That was one story and another one comes from Ivvavik National Park. The military wanted to put a short range radar site in the National Park at Stokes Point along the Beaufort Sea coastline. Parks Canada really didn’t have the muscle at the federal table with the military in terms of some conditions. If they wanted to do something, they were going to do it, and you knew that. So I went over and talked with the Inuvialuit and they said, “Tell us what you want to achieve out of this”. We discussed our shared goals and, not surprisingly, we were on the same page. The military showed up at the meeting a little later. I didn’t have to say too much as the Inuvialuit had all the leverage through their land claim settlement. To their credit, they basically ensured that what we wanted to achieve as a National Park was put into that agreement. It’s an example of how you can get your protection done through others who have shared goals.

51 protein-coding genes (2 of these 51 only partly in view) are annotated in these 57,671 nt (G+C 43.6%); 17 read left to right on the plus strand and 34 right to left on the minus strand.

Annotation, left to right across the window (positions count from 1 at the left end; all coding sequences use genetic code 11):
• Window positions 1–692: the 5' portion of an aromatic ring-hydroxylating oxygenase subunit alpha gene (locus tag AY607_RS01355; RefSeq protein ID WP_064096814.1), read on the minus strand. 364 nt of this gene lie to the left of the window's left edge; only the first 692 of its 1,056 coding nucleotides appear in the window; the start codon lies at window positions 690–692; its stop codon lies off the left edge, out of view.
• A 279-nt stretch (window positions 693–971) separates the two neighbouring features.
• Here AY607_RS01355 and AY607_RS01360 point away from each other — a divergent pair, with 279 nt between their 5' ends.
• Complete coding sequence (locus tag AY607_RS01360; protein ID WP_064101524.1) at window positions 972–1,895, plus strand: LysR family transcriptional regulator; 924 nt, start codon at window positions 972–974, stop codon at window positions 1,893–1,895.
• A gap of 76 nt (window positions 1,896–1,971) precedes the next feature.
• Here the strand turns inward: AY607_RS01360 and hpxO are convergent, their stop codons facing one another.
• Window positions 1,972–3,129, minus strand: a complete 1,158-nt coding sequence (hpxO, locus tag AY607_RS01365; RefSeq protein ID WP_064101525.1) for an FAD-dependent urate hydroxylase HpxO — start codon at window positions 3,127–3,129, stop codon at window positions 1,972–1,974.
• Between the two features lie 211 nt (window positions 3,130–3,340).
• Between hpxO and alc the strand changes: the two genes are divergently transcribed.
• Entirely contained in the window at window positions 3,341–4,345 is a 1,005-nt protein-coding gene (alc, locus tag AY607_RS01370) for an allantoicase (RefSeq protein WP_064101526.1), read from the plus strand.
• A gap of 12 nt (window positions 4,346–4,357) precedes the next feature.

And the last example would be from Wood Buffalo. I was on a winter patrol for a week into the Needle Lake cabin with another warden, Jacques Saquet. It was -35C weather the whole time. We were trying to find an old trail that used to go all the way down the west side of the Park past the Caribou Mountains to the Garden River settlement on the Peace River. The Wood Buffalo Fire Management Officer, Gordie Mason, had told us about it and provided some suggestions to locate the route. As I recall, we didn’t have radio coverage in that area so we had just told Gordie when we’d be back to the trucks. On the final day we were about an hour late coming out to the trucks and we saw a small plane come over us, tip its wings and fly away. When we got back to Fort Smith, we found out that Gordie was concerned about us given the cold weather and he was coming out to look for us. That speaks volume to how wardens looked after each other over the years. So those are some fond memories of the people and the places…….and there are so many more.